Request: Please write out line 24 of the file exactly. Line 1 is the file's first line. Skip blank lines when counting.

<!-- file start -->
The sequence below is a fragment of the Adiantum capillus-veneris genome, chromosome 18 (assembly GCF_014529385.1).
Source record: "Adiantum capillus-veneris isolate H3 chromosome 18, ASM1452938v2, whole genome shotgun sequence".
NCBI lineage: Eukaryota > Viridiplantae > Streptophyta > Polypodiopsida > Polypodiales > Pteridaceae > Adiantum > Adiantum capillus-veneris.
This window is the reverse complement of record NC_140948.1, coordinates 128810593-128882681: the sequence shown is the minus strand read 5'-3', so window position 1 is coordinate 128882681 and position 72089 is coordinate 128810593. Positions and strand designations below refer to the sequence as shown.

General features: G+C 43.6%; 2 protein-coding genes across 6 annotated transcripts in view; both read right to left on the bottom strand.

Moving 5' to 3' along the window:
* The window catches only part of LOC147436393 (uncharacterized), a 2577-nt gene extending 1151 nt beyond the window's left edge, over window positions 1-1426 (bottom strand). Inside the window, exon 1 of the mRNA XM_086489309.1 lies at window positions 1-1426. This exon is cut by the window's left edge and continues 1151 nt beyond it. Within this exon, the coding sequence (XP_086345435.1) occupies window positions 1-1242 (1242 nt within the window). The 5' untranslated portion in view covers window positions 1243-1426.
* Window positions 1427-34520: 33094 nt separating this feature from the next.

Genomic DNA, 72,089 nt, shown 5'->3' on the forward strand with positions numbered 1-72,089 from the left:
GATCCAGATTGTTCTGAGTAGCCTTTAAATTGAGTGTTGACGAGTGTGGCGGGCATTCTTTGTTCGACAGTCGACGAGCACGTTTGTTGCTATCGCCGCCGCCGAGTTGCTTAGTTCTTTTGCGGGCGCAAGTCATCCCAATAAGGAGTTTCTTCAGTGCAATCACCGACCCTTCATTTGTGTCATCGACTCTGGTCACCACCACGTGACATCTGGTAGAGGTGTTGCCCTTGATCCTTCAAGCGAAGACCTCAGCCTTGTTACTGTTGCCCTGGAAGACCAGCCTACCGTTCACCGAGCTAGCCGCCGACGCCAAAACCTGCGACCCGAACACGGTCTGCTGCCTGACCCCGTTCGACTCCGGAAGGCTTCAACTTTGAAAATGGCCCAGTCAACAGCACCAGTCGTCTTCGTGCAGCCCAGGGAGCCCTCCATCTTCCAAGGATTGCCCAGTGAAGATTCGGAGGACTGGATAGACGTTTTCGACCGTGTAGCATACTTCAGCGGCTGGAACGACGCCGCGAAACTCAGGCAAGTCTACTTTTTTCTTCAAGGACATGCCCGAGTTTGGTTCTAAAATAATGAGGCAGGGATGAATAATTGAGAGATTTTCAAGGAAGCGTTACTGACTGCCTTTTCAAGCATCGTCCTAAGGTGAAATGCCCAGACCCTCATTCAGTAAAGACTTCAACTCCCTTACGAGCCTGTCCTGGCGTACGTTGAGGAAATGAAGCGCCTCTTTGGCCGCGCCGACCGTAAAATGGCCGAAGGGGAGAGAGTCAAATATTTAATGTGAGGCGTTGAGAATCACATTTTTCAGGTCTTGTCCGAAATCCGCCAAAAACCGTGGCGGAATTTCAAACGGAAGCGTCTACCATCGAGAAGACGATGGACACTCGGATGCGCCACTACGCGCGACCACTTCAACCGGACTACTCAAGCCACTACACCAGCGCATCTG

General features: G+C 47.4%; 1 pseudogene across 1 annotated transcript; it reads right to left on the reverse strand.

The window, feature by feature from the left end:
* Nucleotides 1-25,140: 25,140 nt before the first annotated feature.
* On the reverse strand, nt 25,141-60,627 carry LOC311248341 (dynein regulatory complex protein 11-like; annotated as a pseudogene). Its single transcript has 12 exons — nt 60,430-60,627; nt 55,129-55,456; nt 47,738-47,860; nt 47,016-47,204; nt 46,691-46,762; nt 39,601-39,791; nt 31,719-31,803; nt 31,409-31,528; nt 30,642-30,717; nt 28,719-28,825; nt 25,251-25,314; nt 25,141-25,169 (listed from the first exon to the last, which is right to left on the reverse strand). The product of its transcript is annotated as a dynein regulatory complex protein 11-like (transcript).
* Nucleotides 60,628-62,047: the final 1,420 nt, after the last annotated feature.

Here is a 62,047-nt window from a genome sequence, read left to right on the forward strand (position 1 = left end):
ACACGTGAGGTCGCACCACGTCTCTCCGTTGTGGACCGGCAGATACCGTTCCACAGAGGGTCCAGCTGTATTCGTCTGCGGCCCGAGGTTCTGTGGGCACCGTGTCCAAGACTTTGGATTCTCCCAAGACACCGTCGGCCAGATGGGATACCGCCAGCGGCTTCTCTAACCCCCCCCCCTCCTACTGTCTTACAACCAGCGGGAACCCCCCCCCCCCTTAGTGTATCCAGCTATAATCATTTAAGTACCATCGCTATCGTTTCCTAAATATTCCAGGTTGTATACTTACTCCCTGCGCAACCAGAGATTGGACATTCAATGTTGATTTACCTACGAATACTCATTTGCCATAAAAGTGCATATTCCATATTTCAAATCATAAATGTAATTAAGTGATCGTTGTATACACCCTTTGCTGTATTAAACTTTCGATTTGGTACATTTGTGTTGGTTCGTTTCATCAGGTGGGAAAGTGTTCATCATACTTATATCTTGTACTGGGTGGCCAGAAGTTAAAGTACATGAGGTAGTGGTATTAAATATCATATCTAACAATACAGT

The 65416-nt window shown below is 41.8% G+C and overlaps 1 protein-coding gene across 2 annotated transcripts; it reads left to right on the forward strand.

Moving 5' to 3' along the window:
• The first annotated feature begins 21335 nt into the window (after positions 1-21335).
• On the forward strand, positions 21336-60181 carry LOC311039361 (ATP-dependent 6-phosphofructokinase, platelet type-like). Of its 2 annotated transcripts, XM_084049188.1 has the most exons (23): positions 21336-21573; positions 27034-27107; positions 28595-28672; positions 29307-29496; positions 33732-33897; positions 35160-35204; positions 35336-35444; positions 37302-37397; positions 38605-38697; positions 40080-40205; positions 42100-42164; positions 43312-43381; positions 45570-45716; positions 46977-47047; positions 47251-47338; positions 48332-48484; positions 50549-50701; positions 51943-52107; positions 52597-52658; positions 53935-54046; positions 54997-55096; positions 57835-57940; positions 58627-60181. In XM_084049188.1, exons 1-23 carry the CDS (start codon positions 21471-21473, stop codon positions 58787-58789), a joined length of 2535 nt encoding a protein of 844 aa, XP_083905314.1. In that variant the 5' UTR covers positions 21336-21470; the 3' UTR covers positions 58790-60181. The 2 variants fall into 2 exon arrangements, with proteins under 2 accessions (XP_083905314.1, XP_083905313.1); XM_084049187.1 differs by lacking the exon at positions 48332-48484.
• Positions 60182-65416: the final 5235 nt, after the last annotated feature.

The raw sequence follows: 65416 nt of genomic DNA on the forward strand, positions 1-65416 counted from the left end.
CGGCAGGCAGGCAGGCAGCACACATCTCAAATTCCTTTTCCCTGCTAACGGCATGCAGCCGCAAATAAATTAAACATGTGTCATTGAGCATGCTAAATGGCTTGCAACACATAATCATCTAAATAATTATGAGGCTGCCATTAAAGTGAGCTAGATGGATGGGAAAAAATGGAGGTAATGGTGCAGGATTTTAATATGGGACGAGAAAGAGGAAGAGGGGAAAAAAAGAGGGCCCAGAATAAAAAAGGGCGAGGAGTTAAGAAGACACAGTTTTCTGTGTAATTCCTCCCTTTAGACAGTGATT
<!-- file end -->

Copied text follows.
CGGCAGGCAGGCAGGCAGCACACATCTCAAATTCCTTTTCCCTGCTAACGGCATGCAGCCGCAAATAAATTAAACATGTGTCATTGAGCATGCTAAATGGCTTGCAACACATAATCATCTAAATAATTATGAGGCTGCCATTAAAGTGAGCTAGATGGATGGGAAAAAATGGAGGTAATGGTGCAGGATTTTAATATGGGACGAGAAAGAGGAAGAGGGGAAAAAAAGAGGGCCCAGAATAAAAAAGGGCGAGGAGTTAAGAAGACACAGTTTTCTGTGTAATTCCTCCCTTTAGACAGTGATT